Here is an overview of Ratner’s “topics” for Classical period music:

A. Dance types: B. Styles:
1. Minuet
2. Sarabande
3. Ländler
4. Polonaise
5. Bourrée
6. Contredanse
7. Gavotte
8. Siciliano
9. March/Entrée/Intrada

1. Military and Hunt Music
2. The Singing Style
3. The Brilliant Style
4. French Overture
5. Musette/Pastoral
6. Turkish March
7. Storm and Stress
8. Sensibility/Empfindsamkeit
9. The Strict Style/The Learned Style
10. Fantasia

[Note: Curious to know where to learn more about Ratner’s topics, I did some Googling and found his book available on Amazon here as well as the the most recent Oxford Handbook of Topic Theory here. Both books look interesting.]

Kay then conducted a listening game, where she played excerpts of classical period music with the audience guessing which topic they were hearing.

Many Classical works employ a number of these topics, rather than just one. For example, Mozart’s Sonata No. 12 in F Major begins in singing style, followed by the learned style, hunting, storm and stress, minuet, and more. Haydn’s Sonata No. 62 in E-flat Major begins in the French overture style followed by singing style, brilliant style, learned style, hunting, and more.

Kay stated she has found it useful to have familiarity with these topics for helping pull her students from being overly focused on notes and fingerings instead of style and character.

10:30 Teaching Artistry: Do These 5 Things Now and Forever, by Veda Zuponcic

Veda Zuponcic gave a presentation about how we can develop artistry in the youngest student by consistently using five artistic building blocks. Veda has taught for ~50 years of teaching at the collegiate level and ~25 years at the pre-collegiate level. She accepts all types of students of all levels and abilities (no audition required for acceptance in her studio). She is a firm believer that stylistic comprehension and ability to deliver the style of a piece can be taught. Artistry is a process.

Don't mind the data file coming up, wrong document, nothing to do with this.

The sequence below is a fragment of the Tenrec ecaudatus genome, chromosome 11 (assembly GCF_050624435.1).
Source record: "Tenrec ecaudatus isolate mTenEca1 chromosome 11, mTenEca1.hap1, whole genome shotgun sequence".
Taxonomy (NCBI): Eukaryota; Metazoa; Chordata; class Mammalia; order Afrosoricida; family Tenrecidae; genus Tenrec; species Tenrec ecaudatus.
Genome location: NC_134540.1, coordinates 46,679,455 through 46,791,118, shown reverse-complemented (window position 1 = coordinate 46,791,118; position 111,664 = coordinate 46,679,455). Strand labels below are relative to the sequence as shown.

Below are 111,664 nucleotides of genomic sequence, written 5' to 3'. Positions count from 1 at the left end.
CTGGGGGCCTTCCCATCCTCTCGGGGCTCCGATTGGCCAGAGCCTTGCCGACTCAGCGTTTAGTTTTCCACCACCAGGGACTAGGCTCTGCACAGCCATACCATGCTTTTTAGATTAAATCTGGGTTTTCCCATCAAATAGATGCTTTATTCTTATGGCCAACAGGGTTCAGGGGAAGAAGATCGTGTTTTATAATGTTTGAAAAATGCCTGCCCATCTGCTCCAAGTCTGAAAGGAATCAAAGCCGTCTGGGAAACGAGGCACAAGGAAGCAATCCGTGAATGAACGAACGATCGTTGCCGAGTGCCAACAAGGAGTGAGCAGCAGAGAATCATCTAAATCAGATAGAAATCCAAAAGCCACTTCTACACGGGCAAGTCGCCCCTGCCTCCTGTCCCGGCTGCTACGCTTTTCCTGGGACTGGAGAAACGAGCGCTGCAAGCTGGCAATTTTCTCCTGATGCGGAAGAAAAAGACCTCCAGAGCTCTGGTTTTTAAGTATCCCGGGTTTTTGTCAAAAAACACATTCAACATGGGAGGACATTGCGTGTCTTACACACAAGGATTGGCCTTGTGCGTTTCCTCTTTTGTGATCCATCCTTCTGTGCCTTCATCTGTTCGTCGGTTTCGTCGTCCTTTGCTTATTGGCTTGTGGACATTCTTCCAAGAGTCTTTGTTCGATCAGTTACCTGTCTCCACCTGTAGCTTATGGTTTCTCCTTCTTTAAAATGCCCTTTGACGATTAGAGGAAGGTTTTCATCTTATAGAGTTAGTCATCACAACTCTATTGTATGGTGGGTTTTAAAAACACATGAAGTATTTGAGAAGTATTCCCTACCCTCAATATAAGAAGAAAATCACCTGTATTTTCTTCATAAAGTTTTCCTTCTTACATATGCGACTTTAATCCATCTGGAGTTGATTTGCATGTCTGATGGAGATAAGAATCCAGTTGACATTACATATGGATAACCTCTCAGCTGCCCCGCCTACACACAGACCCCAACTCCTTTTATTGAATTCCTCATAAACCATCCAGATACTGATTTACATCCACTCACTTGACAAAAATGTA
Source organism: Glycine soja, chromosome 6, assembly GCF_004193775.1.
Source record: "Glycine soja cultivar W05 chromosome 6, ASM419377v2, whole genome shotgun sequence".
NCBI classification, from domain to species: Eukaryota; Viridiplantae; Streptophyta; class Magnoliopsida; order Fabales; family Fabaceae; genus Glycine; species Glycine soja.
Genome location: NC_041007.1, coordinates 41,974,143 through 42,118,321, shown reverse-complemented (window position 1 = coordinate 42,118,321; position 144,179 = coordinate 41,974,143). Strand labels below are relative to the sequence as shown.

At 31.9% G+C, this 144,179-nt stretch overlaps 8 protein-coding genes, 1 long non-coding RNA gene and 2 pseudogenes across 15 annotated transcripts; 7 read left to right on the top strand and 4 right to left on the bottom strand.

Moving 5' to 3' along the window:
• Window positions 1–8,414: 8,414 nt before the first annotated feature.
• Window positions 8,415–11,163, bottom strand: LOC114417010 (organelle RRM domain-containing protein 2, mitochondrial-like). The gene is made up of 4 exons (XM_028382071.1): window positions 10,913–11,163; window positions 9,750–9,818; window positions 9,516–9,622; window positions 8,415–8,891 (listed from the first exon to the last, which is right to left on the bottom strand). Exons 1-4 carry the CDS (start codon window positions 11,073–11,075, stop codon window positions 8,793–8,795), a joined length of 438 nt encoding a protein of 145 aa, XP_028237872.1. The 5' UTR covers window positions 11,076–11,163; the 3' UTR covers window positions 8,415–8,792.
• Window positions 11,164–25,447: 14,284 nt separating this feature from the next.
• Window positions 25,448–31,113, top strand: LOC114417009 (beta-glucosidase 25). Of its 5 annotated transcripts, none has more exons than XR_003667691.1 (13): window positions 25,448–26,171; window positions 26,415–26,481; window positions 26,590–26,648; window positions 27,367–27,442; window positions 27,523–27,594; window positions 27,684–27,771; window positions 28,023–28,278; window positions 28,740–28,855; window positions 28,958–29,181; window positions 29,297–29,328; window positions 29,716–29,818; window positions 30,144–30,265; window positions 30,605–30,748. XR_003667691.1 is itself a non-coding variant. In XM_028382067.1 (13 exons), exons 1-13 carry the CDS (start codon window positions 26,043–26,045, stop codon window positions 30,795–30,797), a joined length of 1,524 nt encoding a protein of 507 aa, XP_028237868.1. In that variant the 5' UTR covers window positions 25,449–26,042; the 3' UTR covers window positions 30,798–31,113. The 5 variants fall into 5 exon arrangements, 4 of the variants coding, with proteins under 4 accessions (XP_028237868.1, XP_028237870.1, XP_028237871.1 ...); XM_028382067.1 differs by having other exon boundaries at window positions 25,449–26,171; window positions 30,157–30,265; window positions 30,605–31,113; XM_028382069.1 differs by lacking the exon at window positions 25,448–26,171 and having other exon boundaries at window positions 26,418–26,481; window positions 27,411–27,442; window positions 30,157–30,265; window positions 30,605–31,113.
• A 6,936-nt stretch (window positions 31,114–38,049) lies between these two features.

Artistry and technique: you can’t have one without the other. Here are the five artistic building blocks:

  1. Build fingers,
  2. Build a musical intellect,
  3. Build taste and style, and in the final analysis,
  4. Build artistry, and
  5. Develop confidence.

In a sense, Veda teaches her six-year-old beginners exactly the same way she teaches her college students. Of course, we must use different language and expectations in accordance with students’ ages, but the five points are still true.

Here are a few other notes I took from her session: